Dear Secretary Albright:
The Pentagon has announced the potential sale to Israel of forty-one U.S. AGM-142D air-to-ground
missiles and is apparently negotiating another contract that includes the sale of 480 AGM-114L3
missiles. We urge you not to allow these sales to go forward until you receive assurances from Israel
that it will not use the missiles in attacks on civilian targets in Lebanon.
Israel has flaunted international humanitarian law by attacking Lebanese electrical stations three times in less than a year. In at least one case, the May 5 attack on the Bsalim electrical station, near Beirut, U.S. supplied Hellfire air-to-ground missiles were reportedly used to attack a civilian facility. We are concerned that the United States has not protested Israel's actions, and instead is poised to sell Israel missiles that could be used in future attacks. In the case of the AGM-142, the U.S. manufacturer of the missile explicitly promotes it as effective against power plants.
The Israeli attacks on Lebanese power stations in June 24, 1999, February 8, 2000, and May 5, 2000 were clear violations of international humanitarian law. The stations are civilian facilities and played no part in Hizballah's military campaign against Israel. The Israeli attacks have had no discernable effect on Hizballah's military efforts, and have only punished the Lebanese population. With each attack, large parts of Lebanon have been plunged into darkness, and the Lebanese state electrical utility has been forced to ration electricity to the entire country.
In addition to violating international law, the Israeli attacks on electrical facilities also violated the April 1996 Israel-Lebanon Ceasefire Understanding, designed to protect civilians and reduce civilian casualties on both sides of the border. The Understanding was brokered in part by the United States. Israel's actions threaten to scuttle the fragile agreement, and plunge southern Lebanon and northern Israel back into yet another violent cycle of broad attacks on the civilians on both sides of the border.
The AGM-114 "Hellfire" is a short-range, air-to-ground missile used on AH-64A Apache, AH-64D Longbow Apache, AH-1W Super Cobra, OH-58D Kiowa Warrior, and Special Operations UH-60 helicopters. The first large-scale Israeli military use of Hellfire missiles was in the May 1996 "Grapes of Wrath" Operation in southern Lebanon during which many civilian structures were targeted and some 154 Lebanese civilians were killed, and another 351 civilians were injured.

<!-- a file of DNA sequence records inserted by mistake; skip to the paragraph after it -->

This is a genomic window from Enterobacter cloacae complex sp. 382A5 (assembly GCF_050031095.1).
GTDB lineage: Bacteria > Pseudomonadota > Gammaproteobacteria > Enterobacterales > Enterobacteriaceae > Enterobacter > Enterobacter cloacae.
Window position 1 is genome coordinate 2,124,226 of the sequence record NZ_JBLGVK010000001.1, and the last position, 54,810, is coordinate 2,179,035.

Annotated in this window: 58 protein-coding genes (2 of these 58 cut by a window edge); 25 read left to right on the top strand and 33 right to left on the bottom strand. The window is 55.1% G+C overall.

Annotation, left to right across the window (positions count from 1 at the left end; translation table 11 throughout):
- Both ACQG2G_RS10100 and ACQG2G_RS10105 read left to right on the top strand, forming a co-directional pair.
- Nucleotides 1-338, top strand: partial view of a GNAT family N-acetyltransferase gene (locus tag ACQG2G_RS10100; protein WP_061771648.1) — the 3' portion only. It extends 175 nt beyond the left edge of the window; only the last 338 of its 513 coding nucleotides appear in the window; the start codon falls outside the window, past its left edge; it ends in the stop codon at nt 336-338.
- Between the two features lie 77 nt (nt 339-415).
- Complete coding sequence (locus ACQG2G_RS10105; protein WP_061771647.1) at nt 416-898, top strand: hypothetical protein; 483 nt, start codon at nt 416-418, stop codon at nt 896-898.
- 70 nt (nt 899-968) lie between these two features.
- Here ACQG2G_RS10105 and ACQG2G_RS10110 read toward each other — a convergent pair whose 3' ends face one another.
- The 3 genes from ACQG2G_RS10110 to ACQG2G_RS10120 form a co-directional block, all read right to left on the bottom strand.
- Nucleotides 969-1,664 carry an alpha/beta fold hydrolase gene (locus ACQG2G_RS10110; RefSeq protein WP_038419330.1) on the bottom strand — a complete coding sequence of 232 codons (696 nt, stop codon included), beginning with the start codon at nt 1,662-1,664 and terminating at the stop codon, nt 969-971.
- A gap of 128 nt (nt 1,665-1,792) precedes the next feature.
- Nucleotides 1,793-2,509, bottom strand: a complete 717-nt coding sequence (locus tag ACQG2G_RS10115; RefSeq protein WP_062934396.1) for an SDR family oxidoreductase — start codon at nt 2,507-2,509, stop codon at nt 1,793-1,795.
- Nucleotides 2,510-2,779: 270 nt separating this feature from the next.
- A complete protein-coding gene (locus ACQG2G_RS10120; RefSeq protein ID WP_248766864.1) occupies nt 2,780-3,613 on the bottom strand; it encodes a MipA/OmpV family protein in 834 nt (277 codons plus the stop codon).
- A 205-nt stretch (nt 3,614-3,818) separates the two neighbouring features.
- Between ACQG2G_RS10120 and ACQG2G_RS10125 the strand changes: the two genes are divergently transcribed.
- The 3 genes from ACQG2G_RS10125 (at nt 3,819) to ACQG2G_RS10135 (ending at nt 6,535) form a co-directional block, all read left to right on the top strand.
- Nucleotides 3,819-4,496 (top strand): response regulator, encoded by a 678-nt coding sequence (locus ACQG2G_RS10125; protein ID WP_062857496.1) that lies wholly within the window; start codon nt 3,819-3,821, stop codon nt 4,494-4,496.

The AGM-142 is a medium-range Imaging-Infra-Red (IIR) or TV-guided, air-to-ground missile. It is produced by Precision Guided Systems United States (PGSUS) Limited Liability Company of Orlando, Florida, a joint venture between Lockheed Martin Missiles and Fire Control, and Raphael, an Israeli firm. Lockheed states that the missile is effective against "high-value ground and sea targets such as power plants, missile sites, bridges, ships, and bunkers."
Human Rights Watch holds that any state has the right to procure weapons for its legitimate self-defense, but maintains that it must also respect international humanitarian law. Human Rights Watch has documented numerous cases where U.S.-origin weapons appear to have been used by Israeli forces in violation of international humanitarian law. It is possible that the AGM-114 will be used again by the Israel Air Force to attack electrical facilities or other civilian targets, and that the AGM-142D has been, or will be, used by Israel to attack electrical facilities or other civilian targets. Selling additional air-to-ground missiles to Israel so soon after it blatantly violated international law would send the wrong signal to the Israeli government.
This is clearly the wrong sale at the wrong time. We urge you not to go forward with the sale of air-to-ground missiles to Israel until the U.S. receives assurances from the Israeli government that it will refrain from attacking power plants and other civilian structures in Lebanon.
Enclosed is a Human Rights Watch Backgrounder with additional information on the missiles, the proposed sales, Israel's attacks, and the legal analysis.
Human Rights Watch
Stephen D. Goose
Acting Director, Arms Division
Human Rights Watch